Jeff Walker's Product Launch Formula BlogAny Product - Any Market
When a prospect comes to your squeeze page, you’re making them an offer of something in exchange for their email address. So in essence, you’re making a sale. It just so happens that instead of giving you money, they’re giving you their permission to send them future messages.
The beauty of a squeeze page, however, is it’s a lot easier to get a conversion. So you can test a lot more quickly than you can with a sales page.
When you’re testing things on a sales letter, you actually need to make a real sale (for real money) in order to get a conversion. And you need to get a considerable quantity of sales to get valid test results. So it can take weeks, or even months, to test out a sales page. With a squeeze page, you can literally do it in a matter of hours with enough targeted traffic.
That said, here are the three primary elements of your squeeze page that have the most impact on the “sale” and how fast you can grow your list for a product launch.
#1: Your Offer
There are lots of terms for your free giveaway: a gift, an ethical bribe, a freebie. Whatever it is, and whatever you call it, getting your offer right is the number one most important thing. You’ve got to work to sharpen your offer and continually make it better.
In simple terms, it’s answering this question:
What can you offer to your prospect that will have a high perceived value and will make them sit up, take notice, and take action by giving you their email address?
When Jeff first started out in 1996, people were eager to get something online for free. So it was relatively easy to get an opt-in. Over the years, people have become far more reluctant to give up their email address. Squeeze pages giving out free information are everywhere, so you’ve got to work hard to make your offer stand out from the crowd.
The secret is to put an intense focus on understanding your target market, and to answer the most important question in your prospects mind in respect to that market. What resource can you give to them that’s going to really get them to move and take action.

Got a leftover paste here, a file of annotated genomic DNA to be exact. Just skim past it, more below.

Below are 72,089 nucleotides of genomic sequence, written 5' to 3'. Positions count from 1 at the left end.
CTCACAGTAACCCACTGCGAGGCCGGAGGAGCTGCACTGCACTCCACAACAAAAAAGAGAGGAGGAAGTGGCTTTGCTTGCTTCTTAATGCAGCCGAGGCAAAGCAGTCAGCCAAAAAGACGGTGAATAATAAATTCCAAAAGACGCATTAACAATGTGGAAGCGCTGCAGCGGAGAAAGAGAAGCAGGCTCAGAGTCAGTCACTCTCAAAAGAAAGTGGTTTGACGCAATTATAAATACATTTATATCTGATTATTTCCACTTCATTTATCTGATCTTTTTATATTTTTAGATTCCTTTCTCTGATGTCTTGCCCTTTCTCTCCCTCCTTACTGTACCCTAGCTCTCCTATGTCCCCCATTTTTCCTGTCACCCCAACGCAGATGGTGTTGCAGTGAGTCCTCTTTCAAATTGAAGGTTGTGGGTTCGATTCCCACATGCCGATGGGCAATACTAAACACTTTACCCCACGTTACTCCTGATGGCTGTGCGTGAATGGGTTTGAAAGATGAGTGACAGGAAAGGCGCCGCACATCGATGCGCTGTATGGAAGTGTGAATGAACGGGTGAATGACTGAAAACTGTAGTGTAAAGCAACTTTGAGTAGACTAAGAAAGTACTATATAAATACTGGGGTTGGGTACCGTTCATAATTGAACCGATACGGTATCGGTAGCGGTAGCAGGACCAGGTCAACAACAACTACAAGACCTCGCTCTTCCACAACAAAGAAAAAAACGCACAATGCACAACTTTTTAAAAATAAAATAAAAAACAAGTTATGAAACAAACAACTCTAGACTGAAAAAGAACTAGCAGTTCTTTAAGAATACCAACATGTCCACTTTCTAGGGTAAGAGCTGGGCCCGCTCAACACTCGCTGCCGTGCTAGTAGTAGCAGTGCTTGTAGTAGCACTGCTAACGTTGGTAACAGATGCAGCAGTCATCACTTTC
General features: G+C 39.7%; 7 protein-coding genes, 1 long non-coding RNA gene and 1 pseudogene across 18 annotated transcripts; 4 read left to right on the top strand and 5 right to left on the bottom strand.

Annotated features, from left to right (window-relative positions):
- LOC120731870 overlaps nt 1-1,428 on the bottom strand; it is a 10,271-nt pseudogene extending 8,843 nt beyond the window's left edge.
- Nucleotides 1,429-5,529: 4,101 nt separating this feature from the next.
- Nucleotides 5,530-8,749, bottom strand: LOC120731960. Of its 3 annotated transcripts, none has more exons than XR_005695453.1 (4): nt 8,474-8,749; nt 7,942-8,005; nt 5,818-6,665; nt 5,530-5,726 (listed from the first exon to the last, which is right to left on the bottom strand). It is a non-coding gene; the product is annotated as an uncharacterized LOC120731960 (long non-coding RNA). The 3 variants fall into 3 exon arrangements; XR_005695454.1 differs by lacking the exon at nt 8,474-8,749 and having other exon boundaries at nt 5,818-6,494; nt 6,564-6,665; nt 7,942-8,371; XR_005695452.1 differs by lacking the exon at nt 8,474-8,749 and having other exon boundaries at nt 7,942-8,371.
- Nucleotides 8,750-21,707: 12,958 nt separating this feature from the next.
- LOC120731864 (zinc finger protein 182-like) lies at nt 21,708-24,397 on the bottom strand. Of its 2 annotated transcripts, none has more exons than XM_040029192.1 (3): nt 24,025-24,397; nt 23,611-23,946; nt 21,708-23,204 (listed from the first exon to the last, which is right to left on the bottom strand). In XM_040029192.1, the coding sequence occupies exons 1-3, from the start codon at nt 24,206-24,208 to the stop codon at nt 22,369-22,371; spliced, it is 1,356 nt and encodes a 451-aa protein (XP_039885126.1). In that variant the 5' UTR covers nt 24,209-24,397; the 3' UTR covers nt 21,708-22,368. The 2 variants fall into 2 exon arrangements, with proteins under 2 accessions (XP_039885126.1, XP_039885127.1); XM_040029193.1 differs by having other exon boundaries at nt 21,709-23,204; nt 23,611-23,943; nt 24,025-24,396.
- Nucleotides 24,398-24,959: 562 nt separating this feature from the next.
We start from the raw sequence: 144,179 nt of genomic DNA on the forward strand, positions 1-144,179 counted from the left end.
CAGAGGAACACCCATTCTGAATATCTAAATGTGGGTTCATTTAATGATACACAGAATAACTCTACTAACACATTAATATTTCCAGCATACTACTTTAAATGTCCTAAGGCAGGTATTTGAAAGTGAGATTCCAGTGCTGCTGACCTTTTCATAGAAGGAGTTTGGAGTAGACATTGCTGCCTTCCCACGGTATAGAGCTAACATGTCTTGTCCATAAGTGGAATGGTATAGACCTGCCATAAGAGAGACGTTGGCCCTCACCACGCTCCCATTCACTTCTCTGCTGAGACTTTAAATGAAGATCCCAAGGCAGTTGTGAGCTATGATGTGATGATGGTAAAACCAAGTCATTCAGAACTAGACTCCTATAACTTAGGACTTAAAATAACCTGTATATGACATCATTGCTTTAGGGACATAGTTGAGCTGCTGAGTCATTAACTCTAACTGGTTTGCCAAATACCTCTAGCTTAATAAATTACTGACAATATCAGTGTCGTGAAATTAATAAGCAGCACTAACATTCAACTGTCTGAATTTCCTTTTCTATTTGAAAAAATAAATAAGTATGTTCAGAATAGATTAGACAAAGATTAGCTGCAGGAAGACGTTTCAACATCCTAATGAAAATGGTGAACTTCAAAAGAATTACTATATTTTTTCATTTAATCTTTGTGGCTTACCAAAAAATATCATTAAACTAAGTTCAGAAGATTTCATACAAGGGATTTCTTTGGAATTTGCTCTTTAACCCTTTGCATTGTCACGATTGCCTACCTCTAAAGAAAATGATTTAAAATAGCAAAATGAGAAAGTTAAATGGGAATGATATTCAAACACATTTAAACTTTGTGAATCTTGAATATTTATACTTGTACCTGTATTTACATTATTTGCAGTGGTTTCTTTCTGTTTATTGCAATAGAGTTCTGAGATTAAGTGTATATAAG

It doesn’t have to be complicated. It can just be a short video that addresses their biggest hotpoint, along with a one-page PDF resource guide that goes along with that video.
It’s not so much the “thing” that you give away, but what it addresses:
- What are their hopes, dreams, and aspirations?
- How can you best help them along their journey?
- What’s the number one thing that’s holding them back (that they know is holding them back) and how can you resolve that problem for them?
- How can you take some of their pain away and build their aspirations?
- What is their biggest dream? How can you blow that up, make it bigger, make it more real for them? How can you take that and put it into a video or video series?
Once you’ve answered these questions, take the coolest idea you’ve got and give it away for the opt-in!
#2: Your Headline
Next to the offer itself, the most important element on your squeeze page is always going to be your headline.
Any great copywriter will tell you that 80% of the results you get with a sales page will be based on your headline, and it’s no different with a squeeze page. Your headline must grab your ideal prospect forcefully and communicate your offer quickly!
There are a lot of great headlines out there, and there are a lot of great resources on how to write a great headline, so I won’t go into detail here.
Keep in mind that curiosity is always a powerful motivator. Simply raise a question in their mind that they must get answered by you. Also important is making a big promise in your headline that, in some way, ties in with their deepest fears, dreams, hopes, or aspirations.
Just think, what’s the coolest trick you’ve got up your sleeve that will solve a problem for them or scratch a big itch, and how can you promise that in a great headline?
#3: Your Design
The secret to squeeze page design is this: keep it simple!
Our leader Jeff Walker has found through more than a decade of testing (with millions of opt-ins received on thousands of squeeze pages) that simple squeeze pages, that are not overly busy, work best.
The important thing to remember is that what works always changes over time and is often surprising. Squeeze page designs get tired and gradually lose their edge. So don’t expect to have one squeeze page design for the next decade. You might stick with a squeeze page for a year or more, but you’ve got to constantly keep an eye out for new designs and strategies.
Most importantly, don’t worry about your squeeze page being perfect right off the bat. You should be constantly testing it and changing it to keep abreast of what’s working. Just assume that your first one is going to be a throwaway and start evolving your offer, your copy, and your design from there.
Just get something up there and get started!
The Jeff Walker Team